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He says that he used to be a rising research star at UCLA but that his association with Hythiam and Prometa has made him an outcast in the research community. He admits he's been fired from places, passed over for grants, and, worst of all, called a sellout.
But he gets most worked up when people suggest that Hythiam should have waited to treat patients until after clinical studies were published.
Torrington talks about doing research on Suboxone to treat heroin addiction before the drug was FDA-approved. But when the study was over, Torrington had to take his patients off the medication. Today, Suboxone is widely prescribed for several opiate addictions, essentially replacing methadone as the treatment of choice for heroin addicts.
"I had it in my office, and I couldn't give it to them because it wasn't FDA-approved. And at least one of them died of an overdose waiting for Suboxone to be FDA-approved. You know what? That makes me crazy, bro! I don't like to lose, man. I'm a winner. And I don't like it when my patients die!"
The only problem with Prometa right now, he says, is that it's too expensive and too hard to get. "Yes, it's expensive right now, but so were airbags. Airbags started on the SL [Mercedes]. Then the S [Mercedes]. Then the Porsches. Then the BMWs and the Saabs and the Volvos. And then nine years later, they were standard equipment on every car sold in the United States. Essentially, we're in year two."
Hythiam, he admits, alienated the addiction community early on. "The original marketing people, who have all been fired, were idiots," he says. "They didn't understand addiction. They had a billboard in L.A. that said 'Addiction is biologic; treatment is medical.' I wanted to scream. I did scream! Addiction is biologic, psychologic, social, spiritual, and nutritional. The treatment has to be biologic, psychologic, social, spiritual, and nutritional. 'We didn't have room for that,' they said. 'You're idiots,' I said."
Torrington believes the doctors who haven't used this treatment might not approve because it takes away from their business model. "There's a lot of repeat business in addiction," he says. "Hythiam's trying to capitalize too, but people have ponied up $150 million in venture capital and publicly traded money to try and believe in this idea and perpetuate it.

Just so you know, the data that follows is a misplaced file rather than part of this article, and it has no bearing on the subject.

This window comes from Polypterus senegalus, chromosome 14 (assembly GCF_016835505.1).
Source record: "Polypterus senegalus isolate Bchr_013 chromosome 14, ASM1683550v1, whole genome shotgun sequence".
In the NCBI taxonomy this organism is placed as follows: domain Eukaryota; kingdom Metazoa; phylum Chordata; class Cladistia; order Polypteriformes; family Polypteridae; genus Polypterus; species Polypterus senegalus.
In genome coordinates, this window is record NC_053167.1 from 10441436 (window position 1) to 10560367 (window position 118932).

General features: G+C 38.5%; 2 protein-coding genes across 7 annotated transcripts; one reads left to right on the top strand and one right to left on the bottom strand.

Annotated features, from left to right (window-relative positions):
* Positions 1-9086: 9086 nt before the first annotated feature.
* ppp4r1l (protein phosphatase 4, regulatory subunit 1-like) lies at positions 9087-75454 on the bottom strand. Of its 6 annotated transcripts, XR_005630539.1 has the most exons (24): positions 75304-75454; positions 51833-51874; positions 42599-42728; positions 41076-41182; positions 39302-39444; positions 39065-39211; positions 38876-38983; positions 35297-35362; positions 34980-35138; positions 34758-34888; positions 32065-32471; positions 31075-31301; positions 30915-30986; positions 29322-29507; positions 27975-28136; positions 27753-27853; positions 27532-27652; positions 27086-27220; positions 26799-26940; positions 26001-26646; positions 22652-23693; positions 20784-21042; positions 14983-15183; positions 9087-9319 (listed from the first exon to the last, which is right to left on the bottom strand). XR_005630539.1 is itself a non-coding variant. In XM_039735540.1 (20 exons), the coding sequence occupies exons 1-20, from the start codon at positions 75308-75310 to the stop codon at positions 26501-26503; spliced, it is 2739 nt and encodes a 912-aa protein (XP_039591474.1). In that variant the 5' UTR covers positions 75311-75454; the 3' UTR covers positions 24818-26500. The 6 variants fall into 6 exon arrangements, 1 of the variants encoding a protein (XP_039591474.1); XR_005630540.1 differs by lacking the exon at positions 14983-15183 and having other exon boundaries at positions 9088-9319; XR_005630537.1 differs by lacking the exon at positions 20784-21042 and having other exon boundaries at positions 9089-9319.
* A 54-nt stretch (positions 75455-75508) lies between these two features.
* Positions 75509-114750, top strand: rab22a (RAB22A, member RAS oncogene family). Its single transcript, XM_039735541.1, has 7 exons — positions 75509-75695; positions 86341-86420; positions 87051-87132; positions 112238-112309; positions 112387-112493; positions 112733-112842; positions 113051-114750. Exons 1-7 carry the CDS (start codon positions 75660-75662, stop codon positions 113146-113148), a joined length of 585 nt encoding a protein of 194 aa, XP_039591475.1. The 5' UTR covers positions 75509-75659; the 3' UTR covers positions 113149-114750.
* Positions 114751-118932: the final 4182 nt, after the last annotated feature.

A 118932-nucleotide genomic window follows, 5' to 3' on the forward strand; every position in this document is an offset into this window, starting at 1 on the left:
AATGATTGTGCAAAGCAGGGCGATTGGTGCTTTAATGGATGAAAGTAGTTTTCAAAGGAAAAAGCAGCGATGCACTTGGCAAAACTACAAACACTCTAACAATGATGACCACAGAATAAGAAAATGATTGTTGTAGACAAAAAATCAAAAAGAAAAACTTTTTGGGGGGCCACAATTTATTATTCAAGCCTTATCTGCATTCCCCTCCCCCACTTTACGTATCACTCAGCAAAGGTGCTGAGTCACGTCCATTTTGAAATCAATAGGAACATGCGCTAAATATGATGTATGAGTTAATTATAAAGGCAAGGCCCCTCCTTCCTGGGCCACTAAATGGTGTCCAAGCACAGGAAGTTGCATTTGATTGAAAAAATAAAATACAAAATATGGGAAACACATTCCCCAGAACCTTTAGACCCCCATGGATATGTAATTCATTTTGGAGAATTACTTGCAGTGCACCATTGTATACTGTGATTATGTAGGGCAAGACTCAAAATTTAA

"This is America, bro. The only thing in this country that works is commerce. I don't believe in the government. I don't think they can do anything right. The media? Sorry, bro, but it seems like it's controlled by special interests. The only thing that really works is companies. Starbucks works. Everybody's addicted to caffeine."
Many of Prometa's staunchest detractors are receiving millions of dollars in federal grant money to study treatments for meth addiction, and Hythiam's approach cuts into their business, Torrington says. Dr. Rawson of UCLA, the one who urged political officials in California not to spend precious taxpayer money on treatments like Prometa, has at least $20 million in grant money to study the treatments for meth, according to NIDA.
"How do you think [Rawson] feels about slimy Terren Peizer coming up with the answer to methamphetamine?" Torrington asks. "I understand the need for data, but that dude just submitted grants to study Wellbutrin for methamphetamine dependence. I mean, Fuck you, dude! Wellbutrin doesn't work!"
He says he believes LeGarda will get the Nobel Prize. "Every time I see him, I beg him to invite me to Stockholm when he goes."
If the current studies get published and show statistically significant differences between patients who took Prometa drugs and patients who received the placebo — which Torrington says will absolutely happen — it could become unethical to withhold the treatment from anyone.
"Addiction is our biggest problem," Torrington says. "Our jails are full of addicts. Our health-care system is clogged with people suffering from addiction. We're not treating them effectively.
"We can have a revolution in addiction medicine that will be the single greatest victory in the history of medicine. We can't beat cancer, but we can beat people dying from the self-administration of drugs against their will."
The people pushing Prometa are the source of the negative vibe surrounding it, says Ben Brafman, who owns Destination Hope, an inpatient program in Fort Lauderdale geared toward men. "They come across as the stereotypical salesmen... promising a miraculous cure in some pill or shot. It has a bad reputation around the recovery community down here."
Brafman's program focuses on the issues addicted men struggle with: low self-esteem, anger management, family problems. "Nothing takes the place of good old-fashioned hard work and therapy," he says. "Medication might clear up a cloudy day and give you the opportunity to do what you need to do to get well. Maybe Prometa can do that, but I don't think it can do more than that."
He says the fact that Hythiam has been marketing Prometa without clinical research is "laughable." "I tell people to do their research for a reason," he says.
Prometa came under heavy fire in Pierce County, Washington, near Seattle, when county commissioners agreed to fund a $400,000 trial program, treating methamphetamine addicts in family court or felony drug court.